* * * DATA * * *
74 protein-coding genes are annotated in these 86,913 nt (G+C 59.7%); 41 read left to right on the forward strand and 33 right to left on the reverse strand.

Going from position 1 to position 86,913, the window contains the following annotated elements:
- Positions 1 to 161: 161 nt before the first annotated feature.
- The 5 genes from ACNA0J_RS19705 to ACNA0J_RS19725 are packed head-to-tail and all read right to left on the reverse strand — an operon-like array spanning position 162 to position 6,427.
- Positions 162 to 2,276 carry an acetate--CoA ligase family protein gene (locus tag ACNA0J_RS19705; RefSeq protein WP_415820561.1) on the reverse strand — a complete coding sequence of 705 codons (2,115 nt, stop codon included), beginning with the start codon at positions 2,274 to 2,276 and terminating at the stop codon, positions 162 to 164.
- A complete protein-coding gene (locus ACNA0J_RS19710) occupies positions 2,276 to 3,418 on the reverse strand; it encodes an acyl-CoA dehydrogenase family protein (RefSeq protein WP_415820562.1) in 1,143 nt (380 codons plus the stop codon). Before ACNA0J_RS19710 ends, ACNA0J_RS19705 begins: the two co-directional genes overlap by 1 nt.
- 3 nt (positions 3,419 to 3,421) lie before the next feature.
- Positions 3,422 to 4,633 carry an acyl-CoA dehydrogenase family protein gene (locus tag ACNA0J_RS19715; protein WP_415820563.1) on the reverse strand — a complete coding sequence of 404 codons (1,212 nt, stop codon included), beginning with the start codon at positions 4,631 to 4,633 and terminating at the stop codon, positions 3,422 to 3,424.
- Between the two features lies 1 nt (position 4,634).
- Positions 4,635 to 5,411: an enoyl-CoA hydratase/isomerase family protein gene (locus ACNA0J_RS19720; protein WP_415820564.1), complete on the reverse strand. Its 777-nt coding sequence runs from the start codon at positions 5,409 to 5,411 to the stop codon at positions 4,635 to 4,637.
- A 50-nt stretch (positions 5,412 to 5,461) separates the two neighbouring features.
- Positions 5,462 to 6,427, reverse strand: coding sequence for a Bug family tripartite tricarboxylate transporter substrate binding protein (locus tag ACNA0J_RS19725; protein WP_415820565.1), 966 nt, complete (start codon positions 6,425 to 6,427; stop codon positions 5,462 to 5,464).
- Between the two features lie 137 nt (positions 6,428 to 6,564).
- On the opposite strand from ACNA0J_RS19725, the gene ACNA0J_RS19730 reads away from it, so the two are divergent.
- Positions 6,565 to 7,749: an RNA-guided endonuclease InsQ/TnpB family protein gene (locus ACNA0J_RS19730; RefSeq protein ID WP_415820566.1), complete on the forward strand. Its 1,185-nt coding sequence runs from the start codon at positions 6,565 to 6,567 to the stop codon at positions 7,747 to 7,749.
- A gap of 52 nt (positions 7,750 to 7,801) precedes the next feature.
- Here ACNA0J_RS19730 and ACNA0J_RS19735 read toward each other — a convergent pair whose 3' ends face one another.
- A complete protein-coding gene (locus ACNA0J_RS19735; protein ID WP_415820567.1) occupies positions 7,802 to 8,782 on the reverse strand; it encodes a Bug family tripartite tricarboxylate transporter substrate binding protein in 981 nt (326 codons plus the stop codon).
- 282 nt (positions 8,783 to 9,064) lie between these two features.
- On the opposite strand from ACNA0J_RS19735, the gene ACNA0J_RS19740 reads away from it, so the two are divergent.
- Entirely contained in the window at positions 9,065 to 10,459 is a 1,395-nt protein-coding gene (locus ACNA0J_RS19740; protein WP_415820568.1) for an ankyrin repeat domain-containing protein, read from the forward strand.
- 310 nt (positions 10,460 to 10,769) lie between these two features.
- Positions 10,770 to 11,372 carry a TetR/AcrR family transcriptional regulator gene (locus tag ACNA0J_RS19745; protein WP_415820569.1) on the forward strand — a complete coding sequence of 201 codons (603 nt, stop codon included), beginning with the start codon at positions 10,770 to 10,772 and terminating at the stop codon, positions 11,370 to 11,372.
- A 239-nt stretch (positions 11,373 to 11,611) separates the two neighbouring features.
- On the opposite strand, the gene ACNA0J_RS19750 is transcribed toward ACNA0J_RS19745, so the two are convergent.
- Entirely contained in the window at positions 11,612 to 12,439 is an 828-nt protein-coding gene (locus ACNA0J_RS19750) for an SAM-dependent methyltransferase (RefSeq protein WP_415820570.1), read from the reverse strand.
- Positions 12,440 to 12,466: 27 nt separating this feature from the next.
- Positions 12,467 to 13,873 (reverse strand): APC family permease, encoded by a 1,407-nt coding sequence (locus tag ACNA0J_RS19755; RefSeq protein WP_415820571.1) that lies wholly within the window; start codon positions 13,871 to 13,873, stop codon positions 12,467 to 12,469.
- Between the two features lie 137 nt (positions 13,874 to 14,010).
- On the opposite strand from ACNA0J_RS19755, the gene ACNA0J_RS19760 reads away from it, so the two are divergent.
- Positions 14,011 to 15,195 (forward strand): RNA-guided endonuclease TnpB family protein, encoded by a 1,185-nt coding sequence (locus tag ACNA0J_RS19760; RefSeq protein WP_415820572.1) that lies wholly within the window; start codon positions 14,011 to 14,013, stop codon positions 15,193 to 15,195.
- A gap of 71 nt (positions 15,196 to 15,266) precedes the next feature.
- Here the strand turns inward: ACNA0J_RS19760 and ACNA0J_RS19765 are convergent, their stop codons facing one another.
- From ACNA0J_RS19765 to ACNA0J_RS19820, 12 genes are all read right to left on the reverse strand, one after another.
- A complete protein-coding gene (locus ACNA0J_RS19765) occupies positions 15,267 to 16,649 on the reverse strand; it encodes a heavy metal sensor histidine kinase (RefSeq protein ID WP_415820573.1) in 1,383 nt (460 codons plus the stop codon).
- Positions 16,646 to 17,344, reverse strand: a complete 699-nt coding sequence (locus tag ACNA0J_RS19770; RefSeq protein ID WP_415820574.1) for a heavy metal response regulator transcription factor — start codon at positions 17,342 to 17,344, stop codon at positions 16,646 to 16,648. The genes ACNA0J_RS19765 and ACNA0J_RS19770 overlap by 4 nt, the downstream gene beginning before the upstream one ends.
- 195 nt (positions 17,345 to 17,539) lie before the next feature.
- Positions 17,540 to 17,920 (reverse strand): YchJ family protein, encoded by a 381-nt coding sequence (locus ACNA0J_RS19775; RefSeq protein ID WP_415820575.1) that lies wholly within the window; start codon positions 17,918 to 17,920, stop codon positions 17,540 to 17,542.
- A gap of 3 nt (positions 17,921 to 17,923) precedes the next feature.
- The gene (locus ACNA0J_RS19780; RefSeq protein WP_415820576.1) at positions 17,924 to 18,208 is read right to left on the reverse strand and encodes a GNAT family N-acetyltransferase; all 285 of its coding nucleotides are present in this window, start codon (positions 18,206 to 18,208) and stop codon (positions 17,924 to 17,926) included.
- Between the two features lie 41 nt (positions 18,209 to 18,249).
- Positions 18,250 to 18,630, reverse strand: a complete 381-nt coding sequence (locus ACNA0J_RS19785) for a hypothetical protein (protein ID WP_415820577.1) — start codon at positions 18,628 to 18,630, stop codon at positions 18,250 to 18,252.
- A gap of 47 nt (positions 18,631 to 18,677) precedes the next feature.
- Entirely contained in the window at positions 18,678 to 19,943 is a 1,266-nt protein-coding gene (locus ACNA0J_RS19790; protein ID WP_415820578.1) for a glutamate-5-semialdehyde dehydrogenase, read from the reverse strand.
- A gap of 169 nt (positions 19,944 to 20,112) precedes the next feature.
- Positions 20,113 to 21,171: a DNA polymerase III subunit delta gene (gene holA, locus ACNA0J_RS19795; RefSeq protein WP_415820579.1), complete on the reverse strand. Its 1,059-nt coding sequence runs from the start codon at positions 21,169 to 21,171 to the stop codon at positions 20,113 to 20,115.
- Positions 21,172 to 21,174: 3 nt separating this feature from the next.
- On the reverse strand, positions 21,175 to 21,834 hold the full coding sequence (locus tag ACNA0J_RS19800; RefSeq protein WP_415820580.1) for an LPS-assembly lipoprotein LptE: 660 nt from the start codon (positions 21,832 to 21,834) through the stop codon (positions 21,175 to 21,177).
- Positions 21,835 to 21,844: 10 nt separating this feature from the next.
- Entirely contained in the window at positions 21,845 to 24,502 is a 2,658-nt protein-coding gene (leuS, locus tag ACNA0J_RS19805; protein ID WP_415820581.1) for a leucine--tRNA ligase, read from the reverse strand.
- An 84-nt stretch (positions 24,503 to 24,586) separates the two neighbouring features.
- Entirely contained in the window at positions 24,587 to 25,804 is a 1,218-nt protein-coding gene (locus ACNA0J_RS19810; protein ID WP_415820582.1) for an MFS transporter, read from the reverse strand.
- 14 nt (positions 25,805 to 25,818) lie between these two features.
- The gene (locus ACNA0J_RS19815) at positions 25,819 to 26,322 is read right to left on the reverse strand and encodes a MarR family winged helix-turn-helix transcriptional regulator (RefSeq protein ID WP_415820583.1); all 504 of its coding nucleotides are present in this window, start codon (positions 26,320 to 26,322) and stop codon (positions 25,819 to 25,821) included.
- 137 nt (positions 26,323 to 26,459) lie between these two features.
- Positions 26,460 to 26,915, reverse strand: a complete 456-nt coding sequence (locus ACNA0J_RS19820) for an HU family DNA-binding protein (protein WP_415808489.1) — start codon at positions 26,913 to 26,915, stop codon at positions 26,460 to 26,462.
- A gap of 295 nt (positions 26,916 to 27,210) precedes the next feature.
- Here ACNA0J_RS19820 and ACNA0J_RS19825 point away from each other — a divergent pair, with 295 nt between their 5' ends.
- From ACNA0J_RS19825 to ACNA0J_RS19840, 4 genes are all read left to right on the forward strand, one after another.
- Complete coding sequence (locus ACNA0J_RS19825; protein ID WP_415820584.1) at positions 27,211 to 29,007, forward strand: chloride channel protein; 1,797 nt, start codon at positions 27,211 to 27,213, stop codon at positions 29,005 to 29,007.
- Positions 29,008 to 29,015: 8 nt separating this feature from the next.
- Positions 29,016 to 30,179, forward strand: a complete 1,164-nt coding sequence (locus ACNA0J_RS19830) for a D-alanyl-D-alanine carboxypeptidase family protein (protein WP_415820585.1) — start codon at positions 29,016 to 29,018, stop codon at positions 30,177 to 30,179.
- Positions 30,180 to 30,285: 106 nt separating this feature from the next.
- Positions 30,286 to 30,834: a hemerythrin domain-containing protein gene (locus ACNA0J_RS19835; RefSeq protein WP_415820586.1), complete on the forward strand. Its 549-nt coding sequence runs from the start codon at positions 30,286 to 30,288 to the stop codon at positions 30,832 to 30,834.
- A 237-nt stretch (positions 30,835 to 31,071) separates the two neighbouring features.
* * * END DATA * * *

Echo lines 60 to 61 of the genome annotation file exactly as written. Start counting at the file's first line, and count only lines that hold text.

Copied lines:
- Complete coding sequence (locus ACNA0J_RS19825; protein ID WP_415820584.1) at positions 27,211 to 29,007, forward strand: chloride channel protein; 1,797 nt, start codon at positions 27,211 to 27,213, stop codon at positions 29,005 to 29,007.
- Positions 29,008 to 29,015: 8 nt separating this feature from the next.